That's right: thirty-four. Radar Love figures into at least thirty-four books. Thanks a bunch, Steve Jobs. Why don't you go pick on someone else for a while?
"Radar Love" is even played by toy cars -- how many toys can you think of that play your favorite song?
All of that information comes courtesy of "Radar-Love.net," a website devoted to promoting the cult of Radar Love and also of promoting weird pictures of large-eyed naked green ladies for some reason, and all of that information is enough to make me say enough. Radar Love should not be our go-to song for driving -- it's overused, too long, too boring, and, also, not versatile enough. Not every driving scene is the same, Big Entertainment.
It's time to do what this post promised, and pick out some new driving songs that you can listen to when you drive, or when you want to drive, and that hopefully you'll hear when your movies, TV shows, toy cars, and books, talk about driving. Here's
The 8 Best Driving Songs You Should Use To Replace "Radar Love."
1. I Want To Hold Your Hand: The Beatles.
So you like the opening riff in Radar Love and want a song that similarly inspires you, revving up the music like you rev up your car?
Don't you know that revving up your car is bad for it? Plus, it's really annoying to me that you do that when I'm sitting at the light ahead of you. What do you want me to do, run the red light? Back off, buddy! We're living in a society here.
I Want To Hold Your Hand starts with a guitar riff that mimicks the act of revving up or starting a car. Imagine yourself sitting at the starting line, playing the part of Danny Zuko, and as the guitar riff plays you smash the gas pedal down and think "Why is it okay that Kenickie likes Rizzo, but not okay that I like Sandy?"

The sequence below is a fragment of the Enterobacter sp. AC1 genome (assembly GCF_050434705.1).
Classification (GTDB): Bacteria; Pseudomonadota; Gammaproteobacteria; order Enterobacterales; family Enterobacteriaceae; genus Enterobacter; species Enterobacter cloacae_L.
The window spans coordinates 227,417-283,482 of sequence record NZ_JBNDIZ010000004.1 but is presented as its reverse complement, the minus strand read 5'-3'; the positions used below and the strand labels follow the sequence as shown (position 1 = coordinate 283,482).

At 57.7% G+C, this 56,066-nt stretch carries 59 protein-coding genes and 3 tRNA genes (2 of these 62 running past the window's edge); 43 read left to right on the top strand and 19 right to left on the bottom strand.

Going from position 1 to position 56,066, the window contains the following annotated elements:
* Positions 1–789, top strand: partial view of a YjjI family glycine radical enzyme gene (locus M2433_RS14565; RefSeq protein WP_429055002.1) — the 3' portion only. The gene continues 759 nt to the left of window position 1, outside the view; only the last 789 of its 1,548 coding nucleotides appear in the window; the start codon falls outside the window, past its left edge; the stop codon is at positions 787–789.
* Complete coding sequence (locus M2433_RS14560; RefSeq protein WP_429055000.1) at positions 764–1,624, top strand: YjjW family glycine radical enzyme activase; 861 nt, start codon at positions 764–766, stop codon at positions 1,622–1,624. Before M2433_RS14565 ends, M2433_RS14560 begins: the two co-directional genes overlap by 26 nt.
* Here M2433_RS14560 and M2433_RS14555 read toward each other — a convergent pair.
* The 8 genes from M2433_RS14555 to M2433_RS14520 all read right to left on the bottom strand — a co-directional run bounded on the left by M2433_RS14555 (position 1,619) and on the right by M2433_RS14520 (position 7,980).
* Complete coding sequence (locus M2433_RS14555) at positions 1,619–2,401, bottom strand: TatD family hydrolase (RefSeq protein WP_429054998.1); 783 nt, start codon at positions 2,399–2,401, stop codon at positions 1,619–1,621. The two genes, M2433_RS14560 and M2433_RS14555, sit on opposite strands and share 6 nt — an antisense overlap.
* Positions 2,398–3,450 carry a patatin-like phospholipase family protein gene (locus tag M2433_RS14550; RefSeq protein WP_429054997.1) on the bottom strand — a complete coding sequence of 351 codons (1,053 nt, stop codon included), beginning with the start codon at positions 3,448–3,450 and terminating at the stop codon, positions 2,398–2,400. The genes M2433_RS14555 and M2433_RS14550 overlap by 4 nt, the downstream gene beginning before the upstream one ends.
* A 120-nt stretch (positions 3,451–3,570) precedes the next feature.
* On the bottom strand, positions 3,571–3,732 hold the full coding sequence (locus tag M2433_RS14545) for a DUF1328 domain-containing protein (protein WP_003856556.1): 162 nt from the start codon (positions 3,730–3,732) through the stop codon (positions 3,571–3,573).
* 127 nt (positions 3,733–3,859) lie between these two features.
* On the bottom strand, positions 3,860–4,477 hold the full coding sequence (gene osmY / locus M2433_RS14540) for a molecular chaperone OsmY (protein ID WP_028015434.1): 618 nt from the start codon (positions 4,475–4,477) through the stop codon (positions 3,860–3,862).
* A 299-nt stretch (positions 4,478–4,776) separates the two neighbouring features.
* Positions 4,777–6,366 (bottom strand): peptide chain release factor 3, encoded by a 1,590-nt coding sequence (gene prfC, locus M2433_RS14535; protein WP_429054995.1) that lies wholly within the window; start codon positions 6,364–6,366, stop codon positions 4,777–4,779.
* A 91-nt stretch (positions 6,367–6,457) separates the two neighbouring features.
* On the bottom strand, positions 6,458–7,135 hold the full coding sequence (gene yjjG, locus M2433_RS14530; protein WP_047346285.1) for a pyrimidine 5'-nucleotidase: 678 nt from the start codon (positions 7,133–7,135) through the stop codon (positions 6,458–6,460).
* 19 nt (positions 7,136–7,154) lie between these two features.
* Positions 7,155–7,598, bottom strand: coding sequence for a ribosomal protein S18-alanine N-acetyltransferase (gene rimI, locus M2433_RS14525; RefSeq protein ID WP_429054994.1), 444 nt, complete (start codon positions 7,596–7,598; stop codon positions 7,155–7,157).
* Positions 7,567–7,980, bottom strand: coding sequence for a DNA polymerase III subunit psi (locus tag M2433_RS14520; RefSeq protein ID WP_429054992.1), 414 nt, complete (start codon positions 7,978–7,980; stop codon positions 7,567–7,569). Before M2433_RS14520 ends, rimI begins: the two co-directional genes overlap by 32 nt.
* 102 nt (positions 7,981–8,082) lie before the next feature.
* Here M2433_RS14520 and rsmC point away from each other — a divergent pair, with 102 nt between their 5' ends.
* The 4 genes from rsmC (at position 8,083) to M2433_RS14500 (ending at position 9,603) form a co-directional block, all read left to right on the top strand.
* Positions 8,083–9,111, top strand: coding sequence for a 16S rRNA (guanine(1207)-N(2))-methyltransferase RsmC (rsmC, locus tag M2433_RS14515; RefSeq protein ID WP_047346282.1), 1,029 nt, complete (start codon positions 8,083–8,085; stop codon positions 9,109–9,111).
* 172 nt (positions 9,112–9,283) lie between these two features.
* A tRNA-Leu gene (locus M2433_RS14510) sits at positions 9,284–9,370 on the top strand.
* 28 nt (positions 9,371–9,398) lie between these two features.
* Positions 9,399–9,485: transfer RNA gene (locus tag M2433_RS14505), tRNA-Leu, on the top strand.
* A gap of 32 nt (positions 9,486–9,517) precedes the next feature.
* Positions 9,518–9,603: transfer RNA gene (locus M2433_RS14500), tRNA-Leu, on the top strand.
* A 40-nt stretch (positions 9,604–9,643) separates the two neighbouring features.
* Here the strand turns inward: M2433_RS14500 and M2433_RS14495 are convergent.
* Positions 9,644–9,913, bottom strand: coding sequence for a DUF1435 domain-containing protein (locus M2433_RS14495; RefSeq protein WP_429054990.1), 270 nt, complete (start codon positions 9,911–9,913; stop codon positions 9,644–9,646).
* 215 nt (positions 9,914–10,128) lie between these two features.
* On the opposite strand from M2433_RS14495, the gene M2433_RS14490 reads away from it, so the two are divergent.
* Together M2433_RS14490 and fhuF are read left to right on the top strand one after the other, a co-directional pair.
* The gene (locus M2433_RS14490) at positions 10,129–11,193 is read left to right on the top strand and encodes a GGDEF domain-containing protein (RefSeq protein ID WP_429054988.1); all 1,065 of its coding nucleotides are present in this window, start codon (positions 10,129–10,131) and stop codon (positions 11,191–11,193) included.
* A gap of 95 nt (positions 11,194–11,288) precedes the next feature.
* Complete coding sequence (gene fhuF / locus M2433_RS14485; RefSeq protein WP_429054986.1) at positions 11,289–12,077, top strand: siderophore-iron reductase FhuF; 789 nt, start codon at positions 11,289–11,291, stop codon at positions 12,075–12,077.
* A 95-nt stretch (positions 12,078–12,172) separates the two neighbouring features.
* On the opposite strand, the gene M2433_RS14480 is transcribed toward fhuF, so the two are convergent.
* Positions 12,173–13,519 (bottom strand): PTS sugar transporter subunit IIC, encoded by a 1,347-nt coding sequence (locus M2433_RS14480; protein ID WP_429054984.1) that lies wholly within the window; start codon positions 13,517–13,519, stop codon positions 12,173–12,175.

Then you banish those thoughts and take off on the race: Only rules is, there ain't no rules. And behind your racing engine and dangerous driving is The Beatles -- singing about something that only sounds innocent but leads to more trouble.
2. Dance Hall, Modest Mouse.
Maybe it's the beat you liked in Radar Love. If so, check out the driving force behind Dance Hall, a thumping, pounding, beat that jumps into your temple and presses down on the part of your mind that makes you press down on the gas pedal (it's right there behind the medulla oblongata, but scientists won't admit that part of the brain exists.)
3. 7th And 17th, Pela.
Not every drive is a race to the finish, there, Racer X. Sometimes you're in your car, and you've got the kids in the backseat, and your wife at your side, and you're driving along on a country road that winds and twists past a lake that's barely visible through the trees, which themselves are barely visible in the blaze of gold and orange and yellow that's shining around you as the bright September sun lights the sky, and you're pointing out the landmarks on the way to take the kids to see where you grew up...